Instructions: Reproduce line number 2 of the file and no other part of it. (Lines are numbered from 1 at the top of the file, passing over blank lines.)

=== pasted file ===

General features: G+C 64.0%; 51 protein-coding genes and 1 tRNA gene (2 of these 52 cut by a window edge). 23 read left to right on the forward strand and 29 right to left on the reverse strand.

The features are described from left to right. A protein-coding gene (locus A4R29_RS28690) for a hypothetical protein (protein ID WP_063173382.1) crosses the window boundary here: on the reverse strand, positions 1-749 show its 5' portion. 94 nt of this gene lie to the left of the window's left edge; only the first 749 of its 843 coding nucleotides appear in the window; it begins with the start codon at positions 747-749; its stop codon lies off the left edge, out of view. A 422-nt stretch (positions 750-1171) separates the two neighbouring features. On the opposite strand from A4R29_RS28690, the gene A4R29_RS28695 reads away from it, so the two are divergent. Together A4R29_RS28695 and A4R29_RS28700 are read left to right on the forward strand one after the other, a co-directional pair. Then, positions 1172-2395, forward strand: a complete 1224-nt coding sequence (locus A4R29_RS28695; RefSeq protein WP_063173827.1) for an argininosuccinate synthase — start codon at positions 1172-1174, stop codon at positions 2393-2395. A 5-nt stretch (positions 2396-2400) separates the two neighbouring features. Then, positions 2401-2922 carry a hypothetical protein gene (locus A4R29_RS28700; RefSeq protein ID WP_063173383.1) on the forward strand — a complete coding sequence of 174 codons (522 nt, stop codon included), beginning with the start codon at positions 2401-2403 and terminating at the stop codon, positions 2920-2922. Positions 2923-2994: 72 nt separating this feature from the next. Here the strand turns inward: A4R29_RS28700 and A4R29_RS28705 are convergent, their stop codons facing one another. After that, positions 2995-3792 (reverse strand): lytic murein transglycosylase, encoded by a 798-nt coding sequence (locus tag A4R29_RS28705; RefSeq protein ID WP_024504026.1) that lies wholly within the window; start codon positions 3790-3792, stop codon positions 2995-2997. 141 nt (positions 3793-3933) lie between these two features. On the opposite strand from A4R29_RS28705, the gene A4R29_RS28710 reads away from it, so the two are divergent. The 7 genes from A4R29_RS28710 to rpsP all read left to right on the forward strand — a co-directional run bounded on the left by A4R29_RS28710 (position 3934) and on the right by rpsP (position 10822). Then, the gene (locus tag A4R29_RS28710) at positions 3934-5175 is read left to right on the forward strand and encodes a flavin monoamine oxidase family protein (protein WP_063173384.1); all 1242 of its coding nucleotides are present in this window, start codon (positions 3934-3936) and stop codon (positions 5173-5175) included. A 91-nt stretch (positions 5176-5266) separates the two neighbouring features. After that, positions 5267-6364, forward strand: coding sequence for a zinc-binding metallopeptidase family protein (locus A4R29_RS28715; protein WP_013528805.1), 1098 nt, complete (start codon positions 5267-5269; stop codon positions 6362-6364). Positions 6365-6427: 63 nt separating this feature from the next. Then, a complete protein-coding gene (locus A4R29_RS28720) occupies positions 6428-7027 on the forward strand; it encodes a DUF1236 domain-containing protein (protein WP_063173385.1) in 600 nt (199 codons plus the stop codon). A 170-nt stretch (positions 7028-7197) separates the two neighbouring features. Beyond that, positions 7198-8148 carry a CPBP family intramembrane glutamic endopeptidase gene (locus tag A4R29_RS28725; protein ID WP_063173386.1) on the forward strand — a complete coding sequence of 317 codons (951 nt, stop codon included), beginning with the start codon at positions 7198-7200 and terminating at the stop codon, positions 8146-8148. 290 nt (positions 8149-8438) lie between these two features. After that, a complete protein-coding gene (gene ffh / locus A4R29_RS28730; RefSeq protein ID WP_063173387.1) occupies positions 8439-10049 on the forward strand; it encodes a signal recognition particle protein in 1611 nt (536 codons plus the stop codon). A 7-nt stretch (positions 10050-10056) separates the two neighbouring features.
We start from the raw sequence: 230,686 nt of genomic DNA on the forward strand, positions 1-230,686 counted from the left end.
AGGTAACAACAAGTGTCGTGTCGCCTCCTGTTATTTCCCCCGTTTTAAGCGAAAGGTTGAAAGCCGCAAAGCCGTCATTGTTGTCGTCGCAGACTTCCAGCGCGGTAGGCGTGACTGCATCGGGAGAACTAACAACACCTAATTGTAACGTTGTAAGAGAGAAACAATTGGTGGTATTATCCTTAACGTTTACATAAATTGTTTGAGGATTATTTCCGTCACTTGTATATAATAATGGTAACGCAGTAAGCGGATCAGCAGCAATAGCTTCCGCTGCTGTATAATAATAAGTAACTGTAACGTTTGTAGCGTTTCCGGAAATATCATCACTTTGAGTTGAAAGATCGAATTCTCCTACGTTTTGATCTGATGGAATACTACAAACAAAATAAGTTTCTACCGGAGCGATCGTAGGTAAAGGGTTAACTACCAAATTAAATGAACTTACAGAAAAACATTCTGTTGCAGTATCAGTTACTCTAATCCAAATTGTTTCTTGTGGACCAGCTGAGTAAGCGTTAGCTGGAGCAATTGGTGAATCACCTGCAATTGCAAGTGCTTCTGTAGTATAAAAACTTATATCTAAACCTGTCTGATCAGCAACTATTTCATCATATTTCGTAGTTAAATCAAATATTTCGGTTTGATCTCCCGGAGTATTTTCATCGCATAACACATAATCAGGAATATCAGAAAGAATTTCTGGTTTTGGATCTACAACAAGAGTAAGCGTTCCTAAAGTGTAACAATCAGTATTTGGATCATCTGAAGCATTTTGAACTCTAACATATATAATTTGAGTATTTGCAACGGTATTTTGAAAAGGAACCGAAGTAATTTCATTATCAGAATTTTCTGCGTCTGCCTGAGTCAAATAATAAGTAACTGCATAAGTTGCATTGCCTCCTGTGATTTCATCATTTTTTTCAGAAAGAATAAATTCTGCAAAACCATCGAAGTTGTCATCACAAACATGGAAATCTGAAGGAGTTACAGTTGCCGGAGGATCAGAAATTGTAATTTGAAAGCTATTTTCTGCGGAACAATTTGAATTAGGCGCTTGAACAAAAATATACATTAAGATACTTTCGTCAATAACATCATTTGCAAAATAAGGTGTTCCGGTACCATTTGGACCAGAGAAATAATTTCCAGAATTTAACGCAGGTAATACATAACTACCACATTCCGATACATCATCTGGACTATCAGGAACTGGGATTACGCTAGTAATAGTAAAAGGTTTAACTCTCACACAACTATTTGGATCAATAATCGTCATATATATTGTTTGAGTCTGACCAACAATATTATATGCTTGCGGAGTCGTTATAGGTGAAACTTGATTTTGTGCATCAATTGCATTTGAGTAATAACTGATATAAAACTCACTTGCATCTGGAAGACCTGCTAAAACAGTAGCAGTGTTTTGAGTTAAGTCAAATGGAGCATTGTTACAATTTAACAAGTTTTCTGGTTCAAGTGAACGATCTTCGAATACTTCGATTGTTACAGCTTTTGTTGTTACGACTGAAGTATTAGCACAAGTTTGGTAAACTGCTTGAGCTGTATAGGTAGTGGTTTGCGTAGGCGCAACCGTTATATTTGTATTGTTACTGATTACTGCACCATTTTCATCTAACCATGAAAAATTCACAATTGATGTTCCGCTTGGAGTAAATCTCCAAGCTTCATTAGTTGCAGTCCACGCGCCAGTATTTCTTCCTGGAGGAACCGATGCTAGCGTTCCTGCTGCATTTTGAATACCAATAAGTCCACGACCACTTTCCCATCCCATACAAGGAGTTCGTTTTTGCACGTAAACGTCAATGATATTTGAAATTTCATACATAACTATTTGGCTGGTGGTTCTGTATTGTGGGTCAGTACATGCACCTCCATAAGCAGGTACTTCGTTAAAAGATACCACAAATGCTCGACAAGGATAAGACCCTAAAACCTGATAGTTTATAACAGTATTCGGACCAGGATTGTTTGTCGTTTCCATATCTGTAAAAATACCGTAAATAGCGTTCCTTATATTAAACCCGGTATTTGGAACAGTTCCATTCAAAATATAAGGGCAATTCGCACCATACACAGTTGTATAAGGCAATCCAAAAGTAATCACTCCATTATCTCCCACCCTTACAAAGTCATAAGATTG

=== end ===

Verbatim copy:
The features are described from left to right. A protein-coding gene (locus A4R29_RS28690) for a hypothetical protein (protein ID WP_063173382.1) crosses the window boundary here: on the reverse strand, positions 1-749 show its 5' portion. 94 nt of this gene lie to the left of the window's left edge; only the first 749 of its 843 coding nucleotides appear in the window; it begins with the start codon at positions 747-749; its stop codon lies off the left edge, out of view. A 422-nt stretch (positions 750-1171) separates the two neighbouring features. On the opposite strand from A4R29_RS28690, the gene A4R29_RS28695 reads away from it, so the two are divergent. Together A4R29_RS28695 and A4R29_RS28700 are read left to right on the forward strand one after the other, a co-directional pair. Then, positions 1172-2395, forward strand: a complete 1224-nt coding sequence (locus A4R29_RS28695; RefSeq protein WP_063173827.1) for an argininosuccinate synthase — start codon at positions 1172-1174, stop codon at positions 2393-2395. A 5-nt stretch (positions 2396-2400) separates the two neighbouring features. Then, positions 2401-2922 carry a hypothetical protein gene (locus A4R29_RS28700; RefSeq protein ID WP_063173383.1) on the forward strand — a complete coding sequence of 174 codons (522 nt, stop codon included), beginning with the start codon at positions 2401-2403 and terminating at the stop codon, positions 2920-2922. Positions 2923-2994: 72 nt separating this feature from the next. Here the strand turns inward: A4R29_RS28700 and A4R29_RS28705 are convergent, their stop codons facing one another. After that, positions 2995-3792 (reverse strand): lytic murein transglycosylase, encoded by a 798-nt coding sequence (locus tag A4R29_RS28705; RefSeq protein ID WP_024504026.1) that lies wholly within the window; start codon positions 3790-3792, stop codon positions 2995-2997. 141 nt (positions 3793-3933) lie between these two features. On the opposite strand from A4R29_RS28705, the gene A4R29_RS28710 reads away from it, so the two are divergent. The 7 genes from A4R29_RS28710 to rpsP all read left to right on the forward strand — a co-directional run bounded on the left by A4R29_RS28710 (position 3934) and on the right by rpsP (position 10822). Then, the gene (locus tag A4R29_RS28710) at positions 3934-5175 is read left to right on the forward strand and encodes a flavin monoamine oxidase family protein (protein WP_063173384.1); all 1242 of its coding nucleotides are present in this window, start codon (positions 3934-3936) and stop codon (positions 5173-5175) included. A 91-nt stretch (positions 5176-5266) separates the two neighbouring features. After that, positions 5267-6364, forward strand: coding sequence for a zinc-binding metallopeptidase family protein (locus A4R29_RS28715; protein WP_013528805.1), 1098 nt, complete (start codon positions 5267-5269; stop codon positions 6362-6364). Positions 6365-6427: 63 nt separating this feature from the next. Then, a complete protein-coding gene (locus A4R29_RS28720) occupies positions 6428-7027 on the forward strand; it encodes a DUF1236 domain-containing protein (protein WP_063173385.1) in 600 nt (199 codons plus the stop codon). A 170-nt stretch (positions 7028-7197) separates the two neighbouring features. Beyond that, positions 7198-8148 carry a CPBP family intramembrane glutamic endopeptidase gene (locus tag A4R29_RS28725; protein ID WP_063173386.1) on the forward strand — a complete coding sequence of 317 codons (951 nt, stop codon included), beginning with the start codon at positions 7198-7200 and terminating at the stop codon, positions 8146-8148. 290 nt (positions 8149-8438) lie between these two features. After that, a complete protein-coding gene (gene ffh / locus A4R29_RS28730; RefSeq protein ID WP_063173387.1) occupies positions 8439-10049 on the forward strand; it encodes a signal recognition particle protein in 1611 nt (536 codons plus the stop codon). A 7-nt stretch (positions 10050-10056) separates the two neighbouring features.